In the first 50 years after every 7 months on average, the Constitution was amended as 80 amendments were caused till 2000.  In the last 25 years, there are additional 25 amendments.  Earlier, the Amendment Bills were by default referred to Joint Committees, debated at length not only in Parliament but in public also.  I could not recollect discussion on the recent constitutional amendments in public Forums, calling of the objections on the Bills, placing of the reports of relevant Parliamentary Committees or the debates in the Parliament, this resulted in the amendments like Co-operative, National Judicial Accountability, which failed to stand the test of constitutionality and were quashed by Supreme Court.  The amendment related to OBC was to be re-amended within a short span.

Does Art of Lawmaking Still Exists ?Even, we have seen the laws that were made with haste, and a major section of Indian citizens was troubled and agitated.  It was said that the laws related to the farmers are made for their betterment but the country is witnessing unprecedented agitations by the farmers for a year against those laws.  The Citizenship Amendment Act is a further blot on our constitutional democracy that has damaged the reputation of the country internationally and the Government faced opposition throughout the country.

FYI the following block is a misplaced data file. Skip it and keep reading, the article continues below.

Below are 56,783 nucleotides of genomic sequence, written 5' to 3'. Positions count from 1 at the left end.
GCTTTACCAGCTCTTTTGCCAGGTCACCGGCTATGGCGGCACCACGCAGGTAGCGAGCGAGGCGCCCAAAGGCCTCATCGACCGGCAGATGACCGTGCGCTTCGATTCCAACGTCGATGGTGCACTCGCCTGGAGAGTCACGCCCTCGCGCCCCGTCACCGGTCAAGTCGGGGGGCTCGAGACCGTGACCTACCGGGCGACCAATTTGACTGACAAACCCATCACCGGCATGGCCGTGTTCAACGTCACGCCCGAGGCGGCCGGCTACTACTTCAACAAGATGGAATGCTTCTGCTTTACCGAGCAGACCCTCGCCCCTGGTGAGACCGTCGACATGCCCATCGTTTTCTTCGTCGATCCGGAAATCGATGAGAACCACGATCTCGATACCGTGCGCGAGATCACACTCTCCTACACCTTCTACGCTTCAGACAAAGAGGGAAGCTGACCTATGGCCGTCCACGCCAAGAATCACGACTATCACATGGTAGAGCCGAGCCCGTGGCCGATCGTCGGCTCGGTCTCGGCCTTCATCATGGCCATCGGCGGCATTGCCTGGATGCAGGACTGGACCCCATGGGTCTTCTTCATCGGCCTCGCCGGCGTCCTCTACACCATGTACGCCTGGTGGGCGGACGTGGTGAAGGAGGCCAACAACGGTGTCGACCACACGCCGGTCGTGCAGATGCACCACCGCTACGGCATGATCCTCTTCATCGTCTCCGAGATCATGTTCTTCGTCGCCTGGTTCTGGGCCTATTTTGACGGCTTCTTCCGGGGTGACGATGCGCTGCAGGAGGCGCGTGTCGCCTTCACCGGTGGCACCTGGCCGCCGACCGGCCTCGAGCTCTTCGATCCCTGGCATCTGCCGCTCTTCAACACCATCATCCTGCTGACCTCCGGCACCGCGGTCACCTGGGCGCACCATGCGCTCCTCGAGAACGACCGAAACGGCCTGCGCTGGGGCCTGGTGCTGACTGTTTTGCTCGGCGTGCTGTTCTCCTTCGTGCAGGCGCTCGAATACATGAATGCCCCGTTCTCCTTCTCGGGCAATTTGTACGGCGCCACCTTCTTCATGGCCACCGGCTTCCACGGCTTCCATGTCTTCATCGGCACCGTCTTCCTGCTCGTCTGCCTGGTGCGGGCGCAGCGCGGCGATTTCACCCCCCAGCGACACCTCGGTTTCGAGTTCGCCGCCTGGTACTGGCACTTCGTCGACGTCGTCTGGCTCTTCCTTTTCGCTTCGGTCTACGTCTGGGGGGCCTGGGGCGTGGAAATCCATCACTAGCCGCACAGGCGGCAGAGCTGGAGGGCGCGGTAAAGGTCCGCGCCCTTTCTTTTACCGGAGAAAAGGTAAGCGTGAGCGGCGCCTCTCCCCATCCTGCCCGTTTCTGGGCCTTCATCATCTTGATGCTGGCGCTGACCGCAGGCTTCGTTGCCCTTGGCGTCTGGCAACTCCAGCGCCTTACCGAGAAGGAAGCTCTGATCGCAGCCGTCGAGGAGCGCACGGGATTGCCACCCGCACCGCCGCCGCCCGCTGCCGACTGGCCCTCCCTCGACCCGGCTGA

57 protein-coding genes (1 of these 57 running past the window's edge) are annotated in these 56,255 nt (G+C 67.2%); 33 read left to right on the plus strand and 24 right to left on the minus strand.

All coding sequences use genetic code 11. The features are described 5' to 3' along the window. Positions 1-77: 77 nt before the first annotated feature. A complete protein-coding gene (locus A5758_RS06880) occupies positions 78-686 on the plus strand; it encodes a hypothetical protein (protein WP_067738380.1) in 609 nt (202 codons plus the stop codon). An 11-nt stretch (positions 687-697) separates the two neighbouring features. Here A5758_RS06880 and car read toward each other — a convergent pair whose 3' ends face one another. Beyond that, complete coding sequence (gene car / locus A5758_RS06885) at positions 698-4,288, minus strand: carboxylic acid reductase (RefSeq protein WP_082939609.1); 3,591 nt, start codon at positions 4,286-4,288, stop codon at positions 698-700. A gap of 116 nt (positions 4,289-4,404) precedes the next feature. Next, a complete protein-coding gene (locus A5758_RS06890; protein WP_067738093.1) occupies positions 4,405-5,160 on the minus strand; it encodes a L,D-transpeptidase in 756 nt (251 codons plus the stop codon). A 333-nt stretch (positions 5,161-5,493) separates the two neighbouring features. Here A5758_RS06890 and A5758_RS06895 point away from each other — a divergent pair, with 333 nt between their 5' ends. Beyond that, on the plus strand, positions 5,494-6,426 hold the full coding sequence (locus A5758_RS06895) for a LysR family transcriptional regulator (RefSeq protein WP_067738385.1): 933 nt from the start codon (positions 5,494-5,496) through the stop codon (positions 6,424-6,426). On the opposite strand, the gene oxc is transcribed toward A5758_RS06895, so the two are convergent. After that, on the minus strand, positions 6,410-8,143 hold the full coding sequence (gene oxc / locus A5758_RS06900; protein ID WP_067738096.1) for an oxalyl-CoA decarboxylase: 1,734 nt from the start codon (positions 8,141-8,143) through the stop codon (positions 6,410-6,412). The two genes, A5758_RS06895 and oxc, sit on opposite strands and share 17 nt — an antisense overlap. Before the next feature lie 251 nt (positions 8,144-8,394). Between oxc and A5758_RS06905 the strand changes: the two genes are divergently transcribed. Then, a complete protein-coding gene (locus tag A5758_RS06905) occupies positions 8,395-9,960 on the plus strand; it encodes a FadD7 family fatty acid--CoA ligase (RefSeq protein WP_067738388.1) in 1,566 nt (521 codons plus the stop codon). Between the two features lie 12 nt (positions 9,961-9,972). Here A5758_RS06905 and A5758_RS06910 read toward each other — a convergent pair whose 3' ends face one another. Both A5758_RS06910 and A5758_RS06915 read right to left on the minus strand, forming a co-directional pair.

There are 3 lists in the 7th Schedule specifying and separating subjects on which Parliament and State Legislature can make laws, both can legislate on the subjects mentioned in the concurrent list.  There is a provision for Inter-State Council so that before making any law or policy, there could be a dialogue between the Centre and States.  Before discussion in Parliament, the Bills are expected to be scrutinized by Parliamentary Committees, calling of response and general discussions amongst people is desirable.

In February 2000 under the Chairmanship of Justice Venkatachaliah, ‘The National Commission to Review the Working of the Constitution was constituted.  In its report, the Commission had expressed its displeasure about the quality of Legislation and made certain recommendations that include the appointment of the Constitutional Committee to ensure the laws to be made are not ultra vires to the Constitution and the amendments not to be introduced in Parliament like ordinary pieces of Legislation.  Another important suggestion was the circulation of Bills for public discussion.